FHA Constricts Cash Withdraws on Reverse Mortgages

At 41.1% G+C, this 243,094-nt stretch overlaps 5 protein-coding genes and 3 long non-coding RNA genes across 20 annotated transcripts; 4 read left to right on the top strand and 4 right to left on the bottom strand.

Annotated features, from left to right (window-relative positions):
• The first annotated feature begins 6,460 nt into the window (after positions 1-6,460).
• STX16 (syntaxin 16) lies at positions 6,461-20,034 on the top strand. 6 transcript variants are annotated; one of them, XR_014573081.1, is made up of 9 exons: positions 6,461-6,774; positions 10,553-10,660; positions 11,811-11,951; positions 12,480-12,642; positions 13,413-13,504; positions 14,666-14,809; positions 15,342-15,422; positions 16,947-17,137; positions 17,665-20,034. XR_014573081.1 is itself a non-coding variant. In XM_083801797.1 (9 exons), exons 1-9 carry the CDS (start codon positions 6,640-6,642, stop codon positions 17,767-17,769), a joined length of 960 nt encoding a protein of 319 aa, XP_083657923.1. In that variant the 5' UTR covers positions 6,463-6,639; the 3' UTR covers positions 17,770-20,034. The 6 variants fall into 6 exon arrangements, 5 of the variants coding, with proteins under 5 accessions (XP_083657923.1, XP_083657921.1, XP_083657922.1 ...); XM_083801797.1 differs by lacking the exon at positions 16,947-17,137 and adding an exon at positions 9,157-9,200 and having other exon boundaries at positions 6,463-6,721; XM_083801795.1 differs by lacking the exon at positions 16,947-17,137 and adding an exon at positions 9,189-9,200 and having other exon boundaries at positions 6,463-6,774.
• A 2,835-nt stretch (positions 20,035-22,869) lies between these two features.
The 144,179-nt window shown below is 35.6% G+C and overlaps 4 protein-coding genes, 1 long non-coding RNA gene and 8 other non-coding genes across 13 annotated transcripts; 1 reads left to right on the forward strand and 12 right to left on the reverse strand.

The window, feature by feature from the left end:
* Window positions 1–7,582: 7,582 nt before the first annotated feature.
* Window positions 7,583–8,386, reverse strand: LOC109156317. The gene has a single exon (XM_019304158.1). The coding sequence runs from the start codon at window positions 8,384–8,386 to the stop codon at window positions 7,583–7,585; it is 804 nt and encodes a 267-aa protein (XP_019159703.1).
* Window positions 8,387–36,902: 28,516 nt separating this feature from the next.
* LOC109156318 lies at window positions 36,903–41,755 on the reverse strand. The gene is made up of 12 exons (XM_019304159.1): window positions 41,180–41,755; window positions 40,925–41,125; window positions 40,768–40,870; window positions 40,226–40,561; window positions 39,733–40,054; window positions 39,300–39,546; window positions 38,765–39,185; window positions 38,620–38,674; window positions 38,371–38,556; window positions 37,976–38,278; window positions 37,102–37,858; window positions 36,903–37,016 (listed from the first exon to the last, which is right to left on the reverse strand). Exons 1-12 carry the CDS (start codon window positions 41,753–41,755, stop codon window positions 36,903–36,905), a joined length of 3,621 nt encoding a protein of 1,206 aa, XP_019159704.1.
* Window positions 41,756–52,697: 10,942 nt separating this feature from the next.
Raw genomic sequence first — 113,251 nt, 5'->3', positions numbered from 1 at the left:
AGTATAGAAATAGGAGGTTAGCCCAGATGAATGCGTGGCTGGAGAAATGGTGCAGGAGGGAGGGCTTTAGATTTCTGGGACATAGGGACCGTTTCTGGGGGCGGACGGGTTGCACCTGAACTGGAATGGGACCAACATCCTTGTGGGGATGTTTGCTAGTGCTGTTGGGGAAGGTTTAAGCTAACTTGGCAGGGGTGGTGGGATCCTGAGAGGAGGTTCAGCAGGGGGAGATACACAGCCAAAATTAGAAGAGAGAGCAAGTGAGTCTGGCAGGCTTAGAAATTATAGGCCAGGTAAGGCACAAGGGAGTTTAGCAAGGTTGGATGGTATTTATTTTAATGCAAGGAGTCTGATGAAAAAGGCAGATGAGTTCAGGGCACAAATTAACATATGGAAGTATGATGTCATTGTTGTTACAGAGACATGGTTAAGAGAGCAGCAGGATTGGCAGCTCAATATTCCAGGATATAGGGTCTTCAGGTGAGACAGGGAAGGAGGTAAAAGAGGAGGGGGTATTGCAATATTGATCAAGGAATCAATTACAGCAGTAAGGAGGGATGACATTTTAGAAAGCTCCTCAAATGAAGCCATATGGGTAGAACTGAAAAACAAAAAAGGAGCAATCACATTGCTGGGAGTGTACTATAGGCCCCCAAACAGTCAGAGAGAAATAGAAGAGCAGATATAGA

[Update 1 adds statement by FHA commissioner David Stevens] The Federal Housing Administration (FHA) decreased the principal limiting factors (PLF), or the amount seniors can claim in cash withdraws against their home, for reverse mortgages or home equity conversion mortgages (HECMs), according to a letter addressed to FHA lenders dated September 23. The Housing and Community Development Act of 1987 established a federal mortgage insurance program that would insure HECMs to be administered by the Department of Housing and Urban Development (HUD). The program insures reverse mortgages and is designed to enable homeowners above the age of 62 to convert equity in their homes to monthly streams of income, according the HECM handbook. The PLF, which determines the amount of equity that can be withdrawn, is based on the age of the youngest borrower, the expected average mortgage interest rate and the maximum claim amount. FHA decreased the principal limit that can be received by the borrower by 10%. Before the changes, the PLF for a 75-year old borrower with a 7.75% interest rate was .554. If the home is appraised at $165,000 in an area where the maximum mortgage limit was $151,725, the initial principal limit could be determined by multiplying the mortgage limit by the PLF. That borrower could receive $84,055.65, according to the HECM handbook. With the new changes, that same borrower with that same interest rate will have a PLF of .498. Using the same value of the home and the same maximum mortgage limit, the borrower can now receive only $75,559.05, a 10% decrease. The new PLFs must be used for all HECMs for loans that received a FHA case number on or after Oct. 1, 2009, according the letter. For loans that received a case number before that date, the old PLFs apply. FHA reduced the PLFs “to assist with the viability of the program,” according the letter signed by David Stevens, FHA’s commissioner. “We are taking prudent steps at this time to protect the viability of the HECM program and the market it serves. For several months, we have been working on changes to the program to improve performance and mitigate growing risk concerns. As the popularity of HECM continues to increase, we are taking steps to make certain the program remains viable for current seniors as well as the next wave of baby boomers who may be considering it as an option,” Stevens said in a statement. The adjustment comes after another policy change last week by the FHA to reduce risk and strengthen the FHA’s reserves. Write to Jon Prior.